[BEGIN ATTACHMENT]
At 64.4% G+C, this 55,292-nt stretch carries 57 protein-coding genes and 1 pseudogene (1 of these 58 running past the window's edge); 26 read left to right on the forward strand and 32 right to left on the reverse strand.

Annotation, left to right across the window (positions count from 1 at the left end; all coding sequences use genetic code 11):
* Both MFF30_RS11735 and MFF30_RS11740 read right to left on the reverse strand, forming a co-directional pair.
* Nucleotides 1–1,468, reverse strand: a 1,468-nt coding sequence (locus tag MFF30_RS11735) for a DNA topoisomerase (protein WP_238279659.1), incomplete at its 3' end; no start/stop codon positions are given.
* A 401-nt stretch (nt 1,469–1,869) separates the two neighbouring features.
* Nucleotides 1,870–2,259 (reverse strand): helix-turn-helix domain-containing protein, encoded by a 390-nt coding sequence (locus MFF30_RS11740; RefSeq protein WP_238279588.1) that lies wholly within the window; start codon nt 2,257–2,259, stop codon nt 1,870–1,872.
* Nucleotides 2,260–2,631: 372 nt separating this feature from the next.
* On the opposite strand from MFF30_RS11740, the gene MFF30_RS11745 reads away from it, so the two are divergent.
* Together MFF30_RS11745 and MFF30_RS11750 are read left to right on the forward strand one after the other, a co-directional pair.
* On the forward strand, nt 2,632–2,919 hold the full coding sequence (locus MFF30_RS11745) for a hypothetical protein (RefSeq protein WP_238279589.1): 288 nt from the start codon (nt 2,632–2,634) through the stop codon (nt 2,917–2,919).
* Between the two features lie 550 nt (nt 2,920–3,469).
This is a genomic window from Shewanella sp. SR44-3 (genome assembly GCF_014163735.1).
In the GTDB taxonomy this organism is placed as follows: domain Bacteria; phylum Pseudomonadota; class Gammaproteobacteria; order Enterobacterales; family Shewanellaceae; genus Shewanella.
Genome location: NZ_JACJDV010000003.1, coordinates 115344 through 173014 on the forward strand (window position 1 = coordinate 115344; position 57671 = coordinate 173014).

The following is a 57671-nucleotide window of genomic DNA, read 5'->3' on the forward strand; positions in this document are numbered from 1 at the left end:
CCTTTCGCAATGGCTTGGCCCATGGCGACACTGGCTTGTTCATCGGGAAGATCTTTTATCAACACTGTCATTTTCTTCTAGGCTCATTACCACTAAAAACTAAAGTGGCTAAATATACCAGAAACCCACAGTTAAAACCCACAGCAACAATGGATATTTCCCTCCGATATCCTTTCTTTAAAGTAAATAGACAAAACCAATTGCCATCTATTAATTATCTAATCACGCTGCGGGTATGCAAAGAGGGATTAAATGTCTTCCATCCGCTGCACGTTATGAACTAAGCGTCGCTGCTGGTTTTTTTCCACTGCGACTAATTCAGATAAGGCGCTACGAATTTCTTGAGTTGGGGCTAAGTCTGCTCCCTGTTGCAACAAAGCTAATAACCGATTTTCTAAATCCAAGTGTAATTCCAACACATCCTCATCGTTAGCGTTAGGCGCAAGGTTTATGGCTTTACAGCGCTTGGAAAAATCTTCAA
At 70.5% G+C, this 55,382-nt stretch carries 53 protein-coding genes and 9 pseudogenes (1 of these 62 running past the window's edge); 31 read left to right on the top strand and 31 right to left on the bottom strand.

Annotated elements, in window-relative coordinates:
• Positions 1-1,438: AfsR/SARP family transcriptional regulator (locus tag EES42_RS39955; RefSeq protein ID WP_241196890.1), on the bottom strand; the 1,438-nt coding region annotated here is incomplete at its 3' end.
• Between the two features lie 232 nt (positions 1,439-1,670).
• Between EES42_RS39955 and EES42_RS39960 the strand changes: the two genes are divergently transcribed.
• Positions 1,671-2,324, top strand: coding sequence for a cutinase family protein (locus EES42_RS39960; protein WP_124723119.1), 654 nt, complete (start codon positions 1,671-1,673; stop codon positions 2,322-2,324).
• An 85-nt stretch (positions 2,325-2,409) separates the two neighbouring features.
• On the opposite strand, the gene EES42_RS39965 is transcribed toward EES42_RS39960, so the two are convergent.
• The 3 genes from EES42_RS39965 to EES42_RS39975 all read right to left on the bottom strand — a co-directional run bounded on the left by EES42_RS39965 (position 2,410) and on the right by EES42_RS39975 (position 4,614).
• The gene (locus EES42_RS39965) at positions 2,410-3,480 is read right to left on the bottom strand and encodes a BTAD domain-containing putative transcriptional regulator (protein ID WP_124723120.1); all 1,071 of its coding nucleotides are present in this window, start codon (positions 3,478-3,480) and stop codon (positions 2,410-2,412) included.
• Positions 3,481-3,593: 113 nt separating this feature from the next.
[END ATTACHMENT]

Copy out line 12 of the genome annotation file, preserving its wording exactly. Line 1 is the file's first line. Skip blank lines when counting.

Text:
This is a genomic window from Shewanella sp. SR44-3 (genome assembly GCF_014163735.1).